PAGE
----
Advanced Epithermal Thorium Reactor

Description

The Advanced Epithermal Thorium Reactor (AETR)  was housed in Building 4100. The AETR was used to study twenty different nuclear reactor core configurations by using an apparatus which supported a range of geometries

The tests conducted at the AETR measured the results of nuclear criticality which took place when key components were arranged in different ways. The tests conducted under low power conditions so researchers could easily study the experiments. Despite the word "Reactor" within the facility name, the tests did not produce a sustainable nuclear fission reaction and so the facility is more accurately described as a "critical" facility.

Early fuels used in the AETR were thorium or uranium; later tests with high-energy (fast) neutrons were conducted and the name was changed to the Fast Critical Experiment Laboratory (FCEL). The program was completed in 1974.

Building Release

Rockwell International performed a final radiation survey in 1980 to support the request to terminate the NRC license for the facility. The survey results indicated that the building meet release criteria for unrestricted use.

NRC performed a radiological survey in 1980 and verifies the results of the Rockwell International final radiation survey. In July 1980, the NRC issued an order in the Federal Register terminating the license CX-17 for Building 4100. NRC released Building 4100 for unrestricted use in October 1980.

In October of 2001, EPA conducted a document review and verification survey of Building 4100 that confirmed the conclusions of the prior surveys. None of the field measurements indicated the presence of radionuclides above release limits.

In 2001, the Building 4100 septic tank and leachfield were removed. All instrument surveys and wipe tests of the tank and associated piping were non-detect.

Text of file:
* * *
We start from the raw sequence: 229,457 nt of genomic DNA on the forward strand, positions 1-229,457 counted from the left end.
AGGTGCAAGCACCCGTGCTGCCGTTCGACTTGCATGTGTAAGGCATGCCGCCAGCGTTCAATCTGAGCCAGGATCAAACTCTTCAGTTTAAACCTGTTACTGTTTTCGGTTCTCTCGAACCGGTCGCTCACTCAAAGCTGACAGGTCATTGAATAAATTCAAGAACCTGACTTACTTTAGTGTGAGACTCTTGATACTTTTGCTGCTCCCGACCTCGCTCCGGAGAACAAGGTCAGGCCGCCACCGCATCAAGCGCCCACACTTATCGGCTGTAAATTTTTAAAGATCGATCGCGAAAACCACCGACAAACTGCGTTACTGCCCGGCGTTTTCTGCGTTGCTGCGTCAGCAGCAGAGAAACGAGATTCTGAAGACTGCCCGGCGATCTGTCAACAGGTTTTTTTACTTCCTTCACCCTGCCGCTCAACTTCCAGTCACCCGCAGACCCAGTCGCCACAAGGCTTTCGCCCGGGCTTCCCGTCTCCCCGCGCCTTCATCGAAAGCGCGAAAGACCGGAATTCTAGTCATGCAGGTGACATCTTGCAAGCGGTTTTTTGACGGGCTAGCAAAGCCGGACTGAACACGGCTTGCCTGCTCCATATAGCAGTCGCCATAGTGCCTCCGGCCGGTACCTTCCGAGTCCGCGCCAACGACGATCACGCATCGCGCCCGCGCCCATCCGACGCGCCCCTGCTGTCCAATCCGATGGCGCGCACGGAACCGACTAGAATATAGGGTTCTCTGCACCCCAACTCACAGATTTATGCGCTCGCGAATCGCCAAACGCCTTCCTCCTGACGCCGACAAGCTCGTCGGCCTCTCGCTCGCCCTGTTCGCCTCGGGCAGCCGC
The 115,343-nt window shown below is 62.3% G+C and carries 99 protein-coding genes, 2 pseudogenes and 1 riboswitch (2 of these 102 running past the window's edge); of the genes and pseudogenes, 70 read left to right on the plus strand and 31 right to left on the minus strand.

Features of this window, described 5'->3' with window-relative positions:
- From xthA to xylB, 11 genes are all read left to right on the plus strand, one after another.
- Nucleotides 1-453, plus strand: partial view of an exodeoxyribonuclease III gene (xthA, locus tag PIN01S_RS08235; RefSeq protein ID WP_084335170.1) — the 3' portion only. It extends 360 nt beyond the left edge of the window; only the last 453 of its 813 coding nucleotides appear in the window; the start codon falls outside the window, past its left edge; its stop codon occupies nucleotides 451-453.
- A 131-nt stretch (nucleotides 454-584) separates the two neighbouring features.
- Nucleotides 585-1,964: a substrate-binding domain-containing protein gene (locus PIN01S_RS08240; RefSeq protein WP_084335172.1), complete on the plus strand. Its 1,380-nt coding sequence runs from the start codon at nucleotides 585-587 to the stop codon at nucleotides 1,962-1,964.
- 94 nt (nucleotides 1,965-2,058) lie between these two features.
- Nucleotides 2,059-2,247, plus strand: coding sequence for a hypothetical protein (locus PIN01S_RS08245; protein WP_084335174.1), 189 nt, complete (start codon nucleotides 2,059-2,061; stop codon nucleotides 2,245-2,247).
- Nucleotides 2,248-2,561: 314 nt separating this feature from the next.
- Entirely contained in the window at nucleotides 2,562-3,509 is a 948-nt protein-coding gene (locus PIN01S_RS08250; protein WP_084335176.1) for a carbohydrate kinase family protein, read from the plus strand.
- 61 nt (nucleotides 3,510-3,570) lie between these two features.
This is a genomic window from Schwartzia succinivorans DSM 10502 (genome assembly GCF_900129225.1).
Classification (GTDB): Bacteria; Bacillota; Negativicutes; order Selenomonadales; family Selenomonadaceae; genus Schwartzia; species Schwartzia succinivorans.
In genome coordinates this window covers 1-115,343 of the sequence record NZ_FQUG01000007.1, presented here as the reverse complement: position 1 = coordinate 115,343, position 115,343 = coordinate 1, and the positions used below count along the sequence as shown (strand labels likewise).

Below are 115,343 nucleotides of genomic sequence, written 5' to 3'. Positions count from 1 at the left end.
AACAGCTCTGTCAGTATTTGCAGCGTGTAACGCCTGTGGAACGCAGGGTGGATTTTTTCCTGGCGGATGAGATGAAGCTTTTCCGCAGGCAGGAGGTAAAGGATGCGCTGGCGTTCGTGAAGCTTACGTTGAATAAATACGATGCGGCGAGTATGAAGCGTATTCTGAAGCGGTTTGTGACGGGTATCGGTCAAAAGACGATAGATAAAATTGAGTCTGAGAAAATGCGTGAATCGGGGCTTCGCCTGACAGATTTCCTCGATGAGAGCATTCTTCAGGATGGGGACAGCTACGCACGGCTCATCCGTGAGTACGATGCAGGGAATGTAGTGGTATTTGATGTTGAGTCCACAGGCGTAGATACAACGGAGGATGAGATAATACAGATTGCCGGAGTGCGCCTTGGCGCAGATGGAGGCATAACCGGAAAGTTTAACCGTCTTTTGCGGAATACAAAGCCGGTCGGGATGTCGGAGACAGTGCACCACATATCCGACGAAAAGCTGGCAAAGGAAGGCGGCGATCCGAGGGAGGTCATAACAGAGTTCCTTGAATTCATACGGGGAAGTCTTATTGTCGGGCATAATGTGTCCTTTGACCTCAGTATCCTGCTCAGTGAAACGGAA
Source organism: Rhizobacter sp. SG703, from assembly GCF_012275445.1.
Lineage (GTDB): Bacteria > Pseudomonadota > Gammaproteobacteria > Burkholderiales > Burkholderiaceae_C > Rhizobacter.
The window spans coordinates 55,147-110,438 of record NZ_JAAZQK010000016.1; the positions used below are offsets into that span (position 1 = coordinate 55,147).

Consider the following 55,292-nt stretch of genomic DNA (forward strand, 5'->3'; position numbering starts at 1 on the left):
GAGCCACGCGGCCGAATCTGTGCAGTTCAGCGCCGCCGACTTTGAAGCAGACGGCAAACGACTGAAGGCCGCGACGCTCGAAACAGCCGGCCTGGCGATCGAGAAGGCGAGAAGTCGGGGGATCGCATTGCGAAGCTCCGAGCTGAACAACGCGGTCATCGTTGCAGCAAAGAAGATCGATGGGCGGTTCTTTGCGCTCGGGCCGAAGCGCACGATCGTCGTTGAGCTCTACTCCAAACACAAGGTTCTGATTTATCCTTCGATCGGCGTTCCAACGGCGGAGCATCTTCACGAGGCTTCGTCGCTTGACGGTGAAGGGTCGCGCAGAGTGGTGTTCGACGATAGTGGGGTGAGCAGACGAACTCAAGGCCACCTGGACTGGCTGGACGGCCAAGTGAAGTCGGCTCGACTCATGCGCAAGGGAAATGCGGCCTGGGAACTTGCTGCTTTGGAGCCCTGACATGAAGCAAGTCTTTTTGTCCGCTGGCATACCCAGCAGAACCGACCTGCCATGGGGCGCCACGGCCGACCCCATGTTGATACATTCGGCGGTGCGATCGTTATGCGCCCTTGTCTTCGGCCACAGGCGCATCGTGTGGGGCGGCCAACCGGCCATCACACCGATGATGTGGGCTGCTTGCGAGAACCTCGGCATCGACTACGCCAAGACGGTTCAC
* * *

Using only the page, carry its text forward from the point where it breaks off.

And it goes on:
The building also housed the Radiation Safety Group's counting lab and instrument calibration lab and will require a final release survey once the counting and instrument calibration labs have been closed.

The 4100 Trench was dug in 1959 and was used for the burning of construction debris from surrounding buildings from 1959 into the 1960s.  Because of this historical practice, the area is identified as a solid waste management unit (SWMU) and is included in the RCRA Corrective Action under the oversight of the DTSC.

A radiological survey of the 4100 Trench area was performed in 1988 and concluded that the area met the criteria for unrestricted release.

In 1999 during the RFI sampling some asbestos containing materials and soils impacted with copper, mercury, zinc, and lead were removed.  As an precaution additional radiological surveys and soil sampling were also performed during this time.  Excavated debris was surveyed and wipe tests were taken to detect radiological contamination.  None was found; all results were non-detect for radioactive contamination. The material removed was disposed of at a Class 1 landfill.

DOE has submitted an RFI report to DTSC and is working with the agency to complete necessary sampling in compliance with the 2010 Administrative Order on Consent.

Historical Site Assessment - 4100